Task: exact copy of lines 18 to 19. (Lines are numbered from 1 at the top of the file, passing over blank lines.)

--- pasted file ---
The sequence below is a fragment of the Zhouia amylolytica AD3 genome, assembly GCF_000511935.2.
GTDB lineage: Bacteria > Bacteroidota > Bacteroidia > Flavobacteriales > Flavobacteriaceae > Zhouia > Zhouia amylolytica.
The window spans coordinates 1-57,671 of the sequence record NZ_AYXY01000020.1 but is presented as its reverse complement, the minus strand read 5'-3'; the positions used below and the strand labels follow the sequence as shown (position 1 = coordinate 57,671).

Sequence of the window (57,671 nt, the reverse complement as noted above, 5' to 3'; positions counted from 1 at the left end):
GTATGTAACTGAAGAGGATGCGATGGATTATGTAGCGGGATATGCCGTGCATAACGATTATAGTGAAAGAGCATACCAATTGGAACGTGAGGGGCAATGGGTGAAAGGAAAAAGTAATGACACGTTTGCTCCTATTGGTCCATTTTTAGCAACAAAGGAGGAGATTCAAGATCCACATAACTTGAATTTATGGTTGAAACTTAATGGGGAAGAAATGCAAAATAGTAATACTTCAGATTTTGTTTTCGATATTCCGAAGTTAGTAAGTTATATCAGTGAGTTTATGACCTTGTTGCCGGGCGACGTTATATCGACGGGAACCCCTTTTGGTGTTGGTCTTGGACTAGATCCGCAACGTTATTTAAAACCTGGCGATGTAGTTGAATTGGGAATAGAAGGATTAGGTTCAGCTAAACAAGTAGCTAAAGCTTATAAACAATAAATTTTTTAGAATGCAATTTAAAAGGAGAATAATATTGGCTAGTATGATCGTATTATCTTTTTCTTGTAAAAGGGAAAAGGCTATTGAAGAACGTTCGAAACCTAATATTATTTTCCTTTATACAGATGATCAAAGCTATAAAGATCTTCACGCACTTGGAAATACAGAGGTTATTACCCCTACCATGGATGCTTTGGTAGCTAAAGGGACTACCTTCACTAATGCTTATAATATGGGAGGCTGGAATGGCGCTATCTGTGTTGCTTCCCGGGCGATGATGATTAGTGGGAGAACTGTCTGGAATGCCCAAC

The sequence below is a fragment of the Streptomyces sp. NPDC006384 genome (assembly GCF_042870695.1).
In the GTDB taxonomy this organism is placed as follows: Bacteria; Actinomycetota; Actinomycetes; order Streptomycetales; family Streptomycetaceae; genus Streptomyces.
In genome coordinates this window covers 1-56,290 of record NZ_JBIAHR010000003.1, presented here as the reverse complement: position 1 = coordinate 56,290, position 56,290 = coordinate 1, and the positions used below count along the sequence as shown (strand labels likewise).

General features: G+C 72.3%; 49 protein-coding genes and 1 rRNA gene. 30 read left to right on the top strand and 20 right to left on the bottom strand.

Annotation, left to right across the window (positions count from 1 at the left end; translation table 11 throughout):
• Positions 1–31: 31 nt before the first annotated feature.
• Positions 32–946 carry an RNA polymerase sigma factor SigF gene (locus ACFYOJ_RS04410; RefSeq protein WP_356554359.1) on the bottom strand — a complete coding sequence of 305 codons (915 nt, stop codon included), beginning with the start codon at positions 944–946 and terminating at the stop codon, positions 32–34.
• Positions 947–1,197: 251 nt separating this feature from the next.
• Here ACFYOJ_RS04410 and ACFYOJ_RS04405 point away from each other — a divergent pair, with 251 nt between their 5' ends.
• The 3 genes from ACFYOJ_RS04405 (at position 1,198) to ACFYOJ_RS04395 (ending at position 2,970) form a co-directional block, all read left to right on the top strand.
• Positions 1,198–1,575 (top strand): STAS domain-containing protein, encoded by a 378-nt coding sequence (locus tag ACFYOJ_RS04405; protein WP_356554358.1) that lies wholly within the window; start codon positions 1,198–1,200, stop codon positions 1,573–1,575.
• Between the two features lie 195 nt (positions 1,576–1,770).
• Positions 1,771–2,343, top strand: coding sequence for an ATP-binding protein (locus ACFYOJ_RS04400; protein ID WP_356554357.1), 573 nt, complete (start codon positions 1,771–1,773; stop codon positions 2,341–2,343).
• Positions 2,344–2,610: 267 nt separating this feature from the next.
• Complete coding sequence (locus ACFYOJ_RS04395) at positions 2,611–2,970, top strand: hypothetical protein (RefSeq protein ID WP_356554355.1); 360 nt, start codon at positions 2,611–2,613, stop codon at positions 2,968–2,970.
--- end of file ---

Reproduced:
• Positions 1,771–2,343, top strand: coding sequence for an ATP-binding protein (locus ACFYOJ_RS04400; protein ID WP_356554357.1), 573 nt, complete (start codon positions 1,771–1,773; stop codon positions 2,341–2,343).
• Positions 2,344–2,610: 267 nt separating this feature from the next.